Junior watched his dad fly away and didn't take his eyes off him until he landed.  Then Junior took off.

I got his launch into the air, but the shots were blurred.  Now - look at the next four shots carefully.  You will see a tiny bird land on the back of this bald eagle.  He stayed there for at least 20 seconds for the free ride.  He lifted off the eagle's back and landed again and rode between the shoulders of this great bird for another twenty seconds.  If the light was brighter I would have had crystal clear shots of the whole episode, but I could only capture what I did.  Still, it's an amazing few pictures.
Above:  The little bird approaches the eagle.
Above:  He has landed on the eagle's back and will ride there for a good twenty seconds.  Then he lifts off.
Above:  He is on his way back down to land on the eagle's back.  He stayed there for another 20 seconds and lifted off once again.  The pictures were too blurred to use.  Sorry.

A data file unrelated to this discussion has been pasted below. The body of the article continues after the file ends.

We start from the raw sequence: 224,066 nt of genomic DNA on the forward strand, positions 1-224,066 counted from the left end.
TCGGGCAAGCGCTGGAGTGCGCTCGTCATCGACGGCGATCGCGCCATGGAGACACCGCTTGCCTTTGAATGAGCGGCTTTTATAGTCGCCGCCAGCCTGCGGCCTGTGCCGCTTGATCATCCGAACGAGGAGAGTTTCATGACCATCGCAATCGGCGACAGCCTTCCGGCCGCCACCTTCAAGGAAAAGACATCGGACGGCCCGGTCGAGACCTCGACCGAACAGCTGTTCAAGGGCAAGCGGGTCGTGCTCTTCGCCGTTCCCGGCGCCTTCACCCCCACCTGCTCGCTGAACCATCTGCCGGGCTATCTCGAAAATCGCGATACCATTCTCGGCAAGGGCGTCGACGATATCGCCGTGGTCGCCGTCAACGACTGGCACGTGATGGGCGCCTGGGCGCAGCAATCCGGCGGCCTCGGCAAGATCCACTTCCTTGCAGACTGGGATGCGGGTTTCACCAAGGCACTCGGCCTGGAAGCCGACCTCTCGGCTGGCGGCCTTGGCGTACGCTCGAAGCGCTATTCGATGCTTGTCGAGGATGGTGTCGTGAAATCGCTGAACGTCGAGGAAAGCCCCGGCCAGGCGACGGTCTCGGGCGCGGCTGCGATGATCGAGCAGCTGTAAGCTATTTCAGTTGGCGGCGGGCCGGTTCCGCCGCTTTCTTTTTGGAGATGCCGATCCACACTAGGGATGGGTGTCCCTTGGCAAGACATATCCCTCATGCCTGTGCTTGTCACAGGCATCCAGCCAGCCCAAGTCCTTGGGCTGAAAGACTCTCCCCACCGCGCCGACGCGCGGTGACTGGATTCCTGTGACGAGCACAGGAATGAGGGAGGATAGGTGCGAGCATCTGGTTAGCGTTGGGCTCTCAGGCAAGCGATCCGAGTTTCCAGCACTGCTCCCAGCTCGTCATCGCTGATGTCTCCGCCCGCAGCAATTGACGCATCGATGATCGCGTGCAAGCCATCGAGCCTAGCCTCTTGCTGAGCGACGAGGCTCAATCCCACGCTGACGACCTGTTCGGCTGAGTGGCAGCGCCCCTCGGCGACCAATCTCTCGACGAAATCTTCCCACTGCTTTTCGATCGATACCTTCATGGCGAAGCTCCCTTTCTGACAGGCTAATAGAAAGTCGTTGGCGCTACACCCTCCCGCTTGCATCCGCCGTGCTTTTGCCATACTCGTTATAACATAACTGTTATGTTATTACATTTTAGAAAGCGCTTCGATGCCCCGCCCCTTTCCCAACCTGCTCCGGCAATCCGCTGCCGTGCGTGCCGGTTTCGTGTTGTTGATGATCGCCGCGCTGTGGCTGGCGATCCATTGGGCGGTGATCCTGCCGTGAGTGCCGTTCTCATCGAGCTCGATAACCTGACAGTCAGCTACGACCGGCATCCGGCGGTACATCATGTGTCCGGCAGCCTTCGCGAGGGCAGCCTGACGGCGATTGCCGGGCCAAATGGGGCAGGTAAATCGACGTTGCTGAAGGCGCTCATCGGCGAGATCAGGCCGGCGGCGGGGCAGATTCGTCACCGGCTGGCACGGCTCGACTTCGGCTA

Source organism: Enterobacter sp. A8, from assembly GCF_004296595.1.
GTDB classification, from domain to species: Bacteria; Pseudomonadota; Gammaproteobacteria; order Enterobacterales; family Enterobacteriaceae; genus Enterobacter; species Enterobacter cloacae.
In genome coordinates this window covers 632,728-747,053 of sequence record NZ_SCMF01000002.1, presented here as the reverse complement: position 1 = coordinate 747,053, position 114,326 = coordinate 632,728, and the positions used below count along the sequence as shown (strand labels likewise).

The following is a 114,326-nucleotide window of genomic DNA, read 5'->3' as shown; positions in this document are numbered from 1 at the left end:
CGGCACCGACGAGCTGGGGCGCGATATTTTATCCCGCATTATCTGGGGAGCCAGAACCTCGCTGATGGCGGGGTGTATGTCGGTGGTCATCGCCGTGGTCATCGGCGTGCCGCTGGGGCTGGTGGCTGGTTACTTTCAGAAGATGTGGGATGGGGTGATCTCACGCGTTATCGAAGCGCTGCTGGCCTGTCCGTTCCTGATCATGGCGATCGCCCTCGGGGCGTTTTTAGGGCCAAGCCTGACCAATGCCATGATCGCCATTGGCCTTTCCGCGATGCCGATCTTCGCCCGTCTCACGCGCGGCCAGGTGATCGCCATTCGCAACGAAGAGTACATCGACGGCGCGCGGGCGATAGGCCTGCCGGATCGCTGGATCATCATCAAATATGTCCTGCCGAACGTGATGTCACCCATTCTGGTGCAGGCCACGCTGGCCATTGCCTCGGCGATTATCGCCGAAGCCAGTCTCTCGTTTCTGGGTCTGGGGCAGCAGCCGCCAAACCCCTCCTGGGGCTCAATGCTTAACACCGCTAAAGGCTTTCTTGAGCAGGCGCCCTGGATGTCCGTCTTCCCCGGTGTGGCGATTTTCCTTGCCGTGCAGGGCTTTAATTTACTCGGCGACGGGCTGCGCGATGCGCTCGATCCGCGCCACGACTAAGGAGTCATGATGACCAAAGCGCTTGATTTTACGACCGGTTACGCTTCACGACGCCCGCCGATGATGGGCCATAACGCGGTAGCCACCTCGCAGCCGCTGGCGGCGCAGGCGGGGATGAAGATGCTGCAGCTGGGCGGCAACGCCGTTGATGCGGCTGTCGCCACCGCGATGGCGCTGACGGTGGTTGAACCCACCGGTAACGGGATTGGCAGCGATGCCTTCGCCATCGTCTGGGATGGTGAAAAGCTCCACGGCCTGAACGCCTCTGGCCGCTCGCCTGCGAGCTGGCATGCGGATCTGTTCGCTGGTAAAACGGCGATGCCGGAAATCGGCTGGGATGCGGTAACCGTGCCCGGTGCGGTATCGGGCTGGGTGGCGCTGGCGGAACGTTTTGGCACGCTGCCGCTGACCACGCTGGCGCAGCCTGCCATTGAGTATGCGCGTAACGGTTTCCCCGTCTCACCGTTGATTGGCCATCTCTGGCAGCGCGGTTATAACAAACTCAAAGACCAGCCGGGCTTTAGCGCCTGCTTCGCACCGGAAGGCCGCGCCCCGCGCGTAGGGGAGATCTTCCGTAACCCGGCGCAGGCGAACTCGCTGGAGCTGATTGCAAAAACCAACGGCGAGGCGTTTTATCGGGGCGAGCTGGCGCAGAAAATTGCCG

And, he was off to join dad who was waiting for him on a huge chunk of wood embedded in the river bottom.

These pictures are sort of emotional.  Here can be seen a father with his son, training him in the skills that will allow him to succeed.  I've never seen eagles participate in this type of venture before, and I've seen a lot of bald eagles.  These shots are of particular value to me.

Then, dad lifted off and I was once again reminded about the insufficient light.
I normally would have ten to twelve shots of this lift off but - you know the story.  Juniors turn was next.  The lift off shots were blurred.  I didn't post any.

I watched junior's head and he never took his eyes off his dad.  Not once until dad landed.  Then he lifted off and flew directly to his dad.
You can tell by his posture that he is going to make the leap into space.  He did and the images, as usual, were blurred.  I left the eagles in peace and headed for the boat ramp.  At least I got some fair shots of father and son today.  I'll be back.